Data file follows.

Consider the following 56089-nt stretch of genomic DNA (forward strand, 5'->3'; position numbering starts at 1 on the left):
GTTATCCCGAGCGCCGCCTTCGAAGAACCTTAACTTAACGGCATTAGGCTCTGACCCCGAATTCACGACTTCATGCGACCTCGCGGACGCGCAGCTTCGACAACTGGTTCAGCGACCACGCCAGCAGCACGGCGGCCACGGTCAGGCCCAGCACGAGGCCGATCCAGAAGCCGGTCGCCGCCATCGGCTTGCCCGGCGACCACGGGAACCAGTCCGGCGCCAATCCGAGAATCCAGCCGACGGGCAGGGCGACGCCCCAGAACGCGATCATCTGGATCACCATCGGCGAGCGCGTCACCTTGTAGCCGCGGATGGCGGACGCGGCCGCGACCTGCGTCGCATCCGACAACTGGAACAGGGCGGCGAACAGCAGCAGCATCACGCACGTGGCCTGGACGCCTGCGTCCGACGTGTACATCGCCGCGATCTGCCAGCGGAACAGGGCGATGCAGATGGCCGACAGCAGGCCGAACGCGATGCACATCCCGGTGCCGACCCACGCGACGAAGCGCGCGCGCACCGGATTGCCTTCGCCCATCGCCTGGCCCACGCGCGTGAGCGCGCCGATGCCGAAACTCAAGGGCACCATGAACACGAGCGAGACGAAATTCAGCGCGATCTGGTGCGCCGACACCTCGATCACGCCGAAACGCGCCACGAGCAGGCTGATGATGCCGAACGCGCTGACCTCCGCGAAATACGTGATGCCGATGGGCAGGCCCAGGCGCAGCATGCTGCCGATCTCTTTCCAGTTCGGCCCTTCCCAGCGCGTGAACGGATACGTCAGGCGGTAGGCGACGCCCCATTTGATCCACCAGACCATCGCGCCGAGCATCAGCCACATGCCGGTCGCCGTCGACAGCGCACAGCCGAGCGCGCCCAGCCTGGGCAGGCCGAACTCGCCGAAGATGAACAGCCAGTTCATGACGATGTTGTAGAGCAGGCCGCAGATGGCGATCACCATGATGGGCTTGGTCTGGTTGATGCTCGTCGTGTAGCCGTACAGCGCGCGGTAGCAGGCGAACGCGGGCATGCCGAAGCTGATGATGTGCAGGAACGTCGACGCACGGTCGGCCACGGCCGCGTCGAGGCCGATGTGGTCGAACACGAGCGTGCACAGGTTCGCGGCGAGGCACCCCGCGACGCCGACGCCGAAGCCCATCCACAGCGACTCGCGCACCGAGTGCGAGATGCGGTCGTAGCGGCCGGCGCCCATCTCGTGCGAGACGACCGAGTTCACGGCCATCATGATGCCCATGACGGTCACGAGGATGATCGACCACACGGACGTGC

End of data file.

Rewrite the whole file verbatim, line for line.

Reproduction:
Consider the following 56089-nt stretch of genomic DNA (forward strand, 5'->3'; position numbering starts at 1 on the left):
GTTATCCCGAGCGCCGCCTTCGAAGAACCTTAACTTAACGGCATTAGGCTCTGACCCCGAATTCACGACTTCATGCGACCTCGCGGACGCGCAGCTTCGACAACTGGTTCAGCGACCACGCCAGCAGCACGGCGGCCACGGTCAGGCCCAGCACGAGGCCGATCCAGAAGCCGGTCGCCGCCATCGGCTTGCCCGGCGACCACGGGAACCAGTCCGGCGCCAATCCGAGAATCCAGCCGACGGGCAGGGCGACGCCCCAGAACGCGATCATCTGGATCACCATCGGCGAGCGCGTCACCTTGTAGCCGCGGATGGCGGACGCGGCCGCGACCTGCGTCGCATCCGACAACTGGAACAGGGCGGCGAACAGCAGCAGCATCACGCACGTGGCCTGGACGCCTGCGTCCGACGTGTACATCGCCGCGATCTGCCAGCGGAACAGGGCGATGCAGATGGCCGACAGCAGGCCGAACGCGATGCACATCCCGGTGCCGACCCACGCGACGAAGCGCGCGCGCACCGGATTGCCTTCGCCCATCGCCTGGCCCACGCGCGTGAGCGCGCCGATGCCGAAACTCAAGGGCACCATGAACACGAGCGAGACGAAATTCAGCGCGATCTGGTGCGCCGACACCTCGATCACGCCGAAACGCGCCACGAGCAGGCTGATGATGCCGAACGCGCTGACCTCCGCGAAATACGTGATGCCGATGGGCAGGCCCAGGCGCAGCATGCTGCCGATCTCTTTCCAGTTCGGCCCTTCCCAGCGCGTGAACGGATACGTCAGGCGGTAGGCGACGCCCCATTTGATCCACCAGACCATCGCGCCGAGCATCAGCCACATGCCGGTCGCCGTCGACAGCGCACAGCCGAGCGCGCCCAGCCTGGGCAGGCCGAACTCGCCGAAGATGAACAGCCAGTTCATGACGATGTTGTAGAGCAGGCCGCAGATGGCGATCACCATGATGGGCTTGGTCTGGTTGATGCTCGTCGTGTAGCCGTACAGCGCGCGGTAGCAGGCGAACGCGGGCATGCCGAAGCTGATGATGTGCAGGAACGTCGACGCACGGTCGGCCACGGCCGCGTCGAGGCCGATGTGGTCGAACACGAGCGTGCACAGGTTCGCGGCGAGGCACCCCGCGACGCCGACGCCGAAGCCCATCCACAGCGACTCGCGCACCGAGTGCGAGATGCGGTCGTAGCGGCCGGCGCCCATCTCGTGCGAGACGACCGAGTTCACGGCCATCATGATGCCCATGACGGTCACGAGGATGATCGACCACACGGACGTGC